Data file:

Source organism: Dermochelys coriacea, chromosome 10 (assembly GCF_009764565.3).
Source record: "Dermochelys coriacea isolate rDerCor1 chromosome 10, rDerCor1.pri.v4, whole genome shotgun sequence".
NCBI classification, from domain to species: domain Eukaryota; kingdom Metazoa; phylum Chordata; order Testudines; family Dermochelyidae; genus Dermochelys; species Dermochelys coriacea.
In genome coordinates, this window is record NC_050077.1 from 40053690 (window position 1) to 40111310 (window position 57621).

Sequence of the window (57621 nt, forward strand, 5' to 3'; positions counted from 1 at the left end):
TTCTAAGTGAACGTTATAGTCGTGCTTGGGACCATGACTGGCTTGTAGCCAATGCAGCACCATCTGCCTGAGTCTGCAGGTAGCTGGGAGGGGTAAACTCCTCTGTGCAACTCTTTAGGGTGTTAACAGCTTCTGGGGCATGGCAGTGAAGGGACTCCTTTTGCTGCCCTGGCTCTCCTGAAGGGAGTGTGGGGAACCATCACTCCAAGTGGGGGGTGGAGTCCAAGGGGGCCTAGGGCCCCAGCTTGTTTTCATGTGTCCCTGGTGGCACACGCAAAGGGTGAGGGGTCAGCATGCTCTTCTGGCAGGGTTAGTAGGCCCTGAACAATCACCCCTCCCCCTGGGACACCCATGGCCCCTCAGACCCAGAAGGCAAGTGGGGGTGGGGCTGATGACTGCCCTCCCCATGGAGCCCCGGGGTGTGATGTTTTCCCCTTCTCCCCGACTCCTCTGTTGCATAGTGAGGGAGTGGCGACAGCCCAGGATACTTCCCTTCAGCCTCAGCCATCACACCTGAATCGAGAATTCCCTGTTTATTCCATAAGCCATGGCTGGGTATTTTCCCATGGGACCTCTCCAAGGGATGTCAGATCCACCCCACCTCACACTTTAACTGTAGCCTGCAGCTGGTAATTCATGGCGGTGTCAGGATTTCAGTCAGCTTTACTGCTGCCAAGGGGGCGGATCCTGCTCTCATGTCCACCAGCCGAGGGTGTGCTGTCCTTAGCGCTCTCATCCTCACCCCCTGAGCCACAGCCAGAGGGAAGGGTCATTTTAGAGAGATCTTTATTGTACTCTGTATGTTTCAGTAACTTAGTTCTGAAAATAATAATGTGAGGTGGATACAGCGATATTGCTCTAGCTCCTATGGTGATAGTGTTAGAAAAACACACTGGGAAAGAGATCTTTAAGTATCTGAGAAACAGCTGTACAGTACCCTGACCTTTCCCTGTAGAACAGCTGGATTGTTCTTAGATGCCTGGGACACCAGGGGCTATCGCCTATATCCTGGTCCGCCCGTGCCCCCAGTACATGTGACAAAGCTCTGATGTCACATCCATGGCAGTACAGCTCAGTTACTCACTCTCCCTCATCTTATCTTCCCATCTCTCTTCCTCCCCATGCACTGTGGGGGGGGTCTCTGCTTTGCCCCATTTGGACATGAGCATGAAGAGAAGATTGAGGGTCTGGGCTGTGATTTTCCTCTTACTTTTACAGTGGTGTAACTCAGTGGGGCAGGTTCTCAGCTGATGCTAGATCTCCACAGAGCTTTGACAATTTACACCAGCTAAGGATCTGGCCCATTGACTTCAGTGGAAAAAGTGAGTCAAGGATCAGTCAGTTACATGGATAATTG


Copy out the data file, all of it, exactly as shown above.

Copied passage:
Source organism: Dermochelys coriacea, chromosome 10 (assembly GCF_009764565.3).
Source record: "Dermochelys coriacea isolate rDerCor1 chromosome 10, rDerCor1.pri.v4, whole genome shotgun sequence".
NCBI classification, from domain to species: domain Eukaryota; kingdom Metazoa; phylum Chordata; order Testudines; family Dermochelyidae; genus Dermochelys; species Dermochelys coriacea.
In genome coordinates, this window is record NC_050077.1 from 40053690 (window position 1) to 40111310 (window position 57621).

Sequence of the window (57621 nt, forward strand, 5' to 3'; positions counted from 1 at the left end):
TTCTAAGTGAACGTTATAGTCGTGCTTGGGACCATGACTGGCTTGTAGCCAATGCAGCACCATCTGCCTGAGTCTGCAGGTAGCTGGGAGGGGTAAACTCCTCTGTGCAACTCTTTAGGGTGTTAACAGCTTCTGGGGCATGGCAGTGAAGGGACTCCTTTTGCTGCCCTGGCTCTCCTGAAGGGAGTGTGGGGAACCATCACTCCAAGTGGGGGGTGGAGTCCAAGGGGGCCTAGGGCCCCAGCTTGTTTTCATGTGTCCCTGGTGGCACACGCAAAGGGTGAGGGGTCAGCATGCTCTTCTGGCAGGGTTAGTAGGCCCTGAACAATCACCCCTCCCCCTGGGACACCCATGGCCCCTCAGACCCAGAAGGCAAGTGGGGGTGGGGCTGATGACTGCCCTCCCCATGGAGCCCCGGGGTGTGATGTTTTCCCCTTCTCCCCGACTCCTCTGTTGCATAGTGAGGGAGTGGCGACAGCCCAGGATACTTCCCTTCAGCCTCAGCCATCACACCTGAATCGAGAATTCCCTGTTTATTCCATAAGCCATGGCTGGGTATTTTCCCATGGGACCTCTCCAAGGGATGTCAGATCCACCCCACCTCACACTTTAACTGTAGCCTGCAGCTGGTAATTCATGGCGGTGTCAGGATTTCAGTCAGCTTTACTGCTGCCAAGGGGGCGGATCCTGCTCTCATGTCCACCAGCCGAGGGTGTGCTGTCCTTAGCGCTCTCATCCTCACCCCCTGAGCCACAGCCAGAGGGAAGGGTCATTTTAGAGAGATCTTTATTGTACTCTGTATGTTTCAGTAACTTAGTTCTGAAAATAATAATGTGAGGTGGATACAGCGATATTGCTCTAGCTCCTATGGTGATAGTGTTAGAAAAACACACTGGGAAAGAGATCTTTAAGTATCTGAGAAACAGCTGTACAGTACCCTGACCTTTCCCTGTAGAACAGCTGGATTGTTCTTAGATGCCTGGGACACCAGGGGCTATCGCCTATATCCTGGTCCGCCCGTGCCCCCAGTACATGTGACAAAGCTCTGATGTCACATCCATGGCAGTACAGCTCAGTTACTCACTCTCCCTCATCTTATCTTCCCATCTCTCTTCCTCCCCATGCACTGTGGGGGGGGTCTCTGCTTTGCCCCATTTGGACATGAGCATGAAGAGAAGATTGAGGGTCTGGGCTGTGATTTTCCTCTTACTTTTACAGTGGTGTAACTCAGTGGGGCAGGTTCTCAGCTGATGCTAGATCTCCACAGAGCTTTGACAATTTACACCAGCTAAGGATCTGGCCCATTGACTTCAGTGGAAAAAGTGAGTCAAGGATCAGTCAGTTACATGGATAATTG